*Weijters, Bert and Niraj Dawar Testing for Marketing Universals: A Practical Methodological Proposal and Application to a Pan-European Consumer Survey. Working Paper.
See also: Dawar, Niraj and Philip Parker (1994) Marketing universals: Consumers’ use of brand name, price, physical appearance, and retailer reputation as signals of product quality, Journal of Marketing, 58 (2): 81-95.

4 comments:

johnbradley said...

An excellent piece Niraj uncovering one of the marketing profession's darkest secrets: that hardly anyone who works in it understands the mountains of research commissioned annually.

I had many issues with my product development colleagues who were forever testing new, cheaper ingredients in the product, comparing it to the existing. If the research failed to show a difference at the 95% confidence level, which was the case most of the time, they would trumpet the reesearch as proving that there was no difference between the two recipes. Which, as you correctly point out, cannot be proven. Absence of proof of difference is not the same as proof of similarity. This of course is how incremental product degradation happens.

I was lucky in that my career involved several years working in and then running a major packaged goods market research department. When I was VP marketing, I had more experience of market research than the rest of my department put together, so I made sure I sat in every research presentation just to make sure people didn't run off with polar opposite conclusions to the real learnings.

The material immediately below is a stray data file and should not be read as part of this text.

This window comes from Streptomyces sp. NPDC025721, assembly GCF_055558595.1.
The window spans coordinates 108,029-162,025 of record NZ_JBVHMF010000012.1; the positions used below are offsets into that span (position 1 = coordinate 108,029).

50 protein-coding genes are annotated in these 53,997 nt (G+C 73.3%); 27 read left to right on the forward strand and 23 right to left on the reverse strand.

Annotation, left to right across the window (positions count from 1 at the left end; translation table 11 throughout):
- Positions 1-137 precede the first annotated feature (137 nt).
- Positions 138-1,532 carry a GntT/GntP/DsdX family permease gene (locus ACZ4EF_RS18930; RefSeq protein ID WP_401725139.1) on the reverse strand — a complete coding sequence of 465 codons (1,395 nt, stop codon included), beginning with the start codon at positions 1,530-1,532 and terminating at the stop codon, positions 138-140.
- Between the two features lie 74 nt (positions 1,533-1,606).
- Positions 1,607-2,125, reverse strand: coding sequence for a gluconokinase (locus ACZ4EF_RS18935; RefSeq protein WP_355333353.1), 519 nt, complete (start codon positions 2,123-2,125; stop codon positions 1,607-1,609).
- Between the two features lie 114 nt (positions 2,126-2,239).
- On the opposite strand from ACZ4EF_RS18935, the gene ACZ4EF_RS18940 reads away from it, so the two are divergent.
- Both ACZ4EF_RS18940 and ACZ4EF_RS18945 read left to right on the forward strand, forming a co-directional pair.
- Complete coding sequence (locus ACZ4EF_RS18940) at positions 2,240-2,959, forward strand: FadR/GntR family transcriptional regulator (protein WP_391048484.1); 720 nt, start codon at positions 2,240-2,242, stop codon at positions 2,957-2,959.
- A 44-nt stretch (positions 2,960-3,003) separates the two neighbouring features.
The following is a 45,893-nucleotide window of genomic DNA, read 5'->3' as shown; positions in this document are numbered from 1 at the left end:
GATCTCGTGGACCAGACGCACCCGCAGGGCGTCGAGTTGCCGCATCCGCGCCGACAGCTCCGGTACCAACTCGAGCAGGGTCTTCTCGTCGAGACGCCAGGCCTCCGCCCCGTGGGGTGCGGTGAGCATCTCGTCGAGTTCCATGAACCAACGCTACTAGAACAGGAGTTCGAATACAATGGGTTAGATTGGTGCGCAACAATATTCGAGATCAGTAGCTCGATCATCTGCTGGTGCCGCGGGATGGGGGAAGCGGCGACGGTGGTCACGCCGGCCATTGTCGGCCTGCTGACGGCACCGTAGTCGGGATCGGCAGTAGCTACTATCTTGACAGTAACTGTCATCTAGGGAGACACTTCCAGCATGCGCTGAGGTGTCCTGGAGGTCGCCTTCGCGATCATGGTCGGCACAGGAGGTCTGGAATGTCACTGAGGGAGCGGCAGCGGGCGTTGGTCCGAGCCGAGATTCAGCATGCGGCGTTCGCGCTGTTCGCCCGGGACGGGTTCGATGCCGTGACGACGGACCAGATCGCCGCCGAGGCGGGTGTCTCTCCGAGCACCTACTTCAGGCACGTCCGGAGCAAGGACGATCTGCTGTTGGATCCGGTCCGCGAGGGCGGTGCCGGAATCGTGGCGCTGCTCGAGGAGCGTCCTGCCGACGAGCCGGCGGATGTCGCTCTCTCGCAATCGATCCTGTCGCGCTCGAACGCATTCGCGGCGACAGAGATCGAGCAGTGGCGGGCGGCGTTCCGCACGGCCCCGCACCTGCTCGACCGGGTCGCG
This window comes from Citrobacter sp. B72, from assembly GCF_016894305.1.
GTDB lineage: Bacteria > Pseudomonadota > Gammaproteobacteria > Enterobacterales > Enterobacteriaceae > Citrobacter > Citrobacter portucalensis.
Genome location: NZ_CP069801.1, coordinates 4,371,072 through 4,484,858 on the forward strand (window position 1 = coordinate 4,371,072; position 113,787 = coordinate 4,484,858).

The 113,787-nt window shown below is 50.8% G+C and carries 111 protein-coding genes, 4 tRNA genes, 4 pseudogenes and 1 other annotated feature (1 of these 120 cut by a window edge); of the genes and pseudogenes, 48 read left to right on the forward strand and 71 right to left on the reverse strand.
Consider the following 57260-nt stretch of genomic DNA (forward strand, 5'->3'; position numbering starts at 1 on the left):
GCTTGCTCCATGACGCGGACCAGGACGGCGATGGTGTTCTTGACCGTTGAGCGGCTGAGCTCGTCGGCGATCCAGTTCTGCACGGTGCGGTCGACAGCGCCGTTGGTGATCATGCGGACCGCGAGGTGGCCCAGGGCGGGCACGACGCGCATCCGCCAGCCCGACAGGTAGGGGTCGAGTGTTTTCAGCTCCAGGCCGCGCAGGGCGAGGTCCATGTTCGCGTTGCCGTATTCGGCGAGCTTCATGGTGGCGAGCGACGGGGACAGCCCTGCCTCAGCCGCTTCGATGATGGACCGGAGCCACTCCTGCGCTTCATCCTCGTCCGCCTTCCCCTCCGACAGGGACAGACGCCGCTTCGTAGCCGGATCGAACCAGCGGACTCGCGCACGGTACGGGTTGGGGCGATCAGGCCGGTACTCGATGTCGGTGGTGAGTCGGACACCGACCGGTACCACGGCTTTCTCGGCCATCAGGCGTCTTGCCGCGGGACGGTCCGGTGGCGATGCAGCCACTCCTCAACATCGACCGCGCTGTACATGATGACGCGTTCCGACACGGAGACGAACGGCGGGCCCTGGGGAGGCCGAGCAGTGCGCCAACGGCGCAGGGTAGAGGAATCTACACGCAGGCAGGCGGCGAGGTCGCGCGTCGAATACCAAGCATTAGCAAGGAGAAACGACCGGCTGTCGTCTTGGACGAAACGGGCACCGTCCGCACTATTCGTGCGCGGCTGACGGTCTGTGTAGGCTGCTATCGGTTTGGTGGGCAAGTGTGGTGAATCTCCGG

As a marketer, you ultimately stand or fall by the hit rate of the initiatives you champion. If managers want to improve that hit rate, they'd better make sure they really understand research methodologies, design and statistics, because virtually everyone they work with doesn't.

Jay said...

Great post, Niraj, and a terrific reminder that a metric isn't necessarily important just because it's measurable.

Nigel Goodwin said...

Hi Niraj,
I always enjoy reading your posts and this one is particularly thought-provoking, but please clarify something for us: Are you arguing against localization and in favor of standardization? And to what degree, or under what circumstances, is localization a good idea? These days, many marketers and gurus trumpet about increasingly finer segmentation and "micro-marketing", but your post makes us think twice, particularly when one considers the costs of customization wiping out the incremental profits. I hope you will post again about how and when we should localize and customize. I look forward to more discussion on this topic!
Cheers,
Nigel Goodwin

Niraj Dawar said...

@John: you're right to point to the incremental changes that add up to large changes over time -- all justified on the basis of inaccurate conclusions from inconclusive significance tests!
@Jay: thanks Jay! You're right -- and you could add that statistical significance is not necessarily strategic significance.
@Nigel: segmentation remains important (crucial!) but the dimension of national boundaries may not be a great segmentation variable. There are so many other segmentation bases that cut across geography and culture. I like the idea of writing more posts on this topic -- I'll post them later in the year.
Cheers - Niraj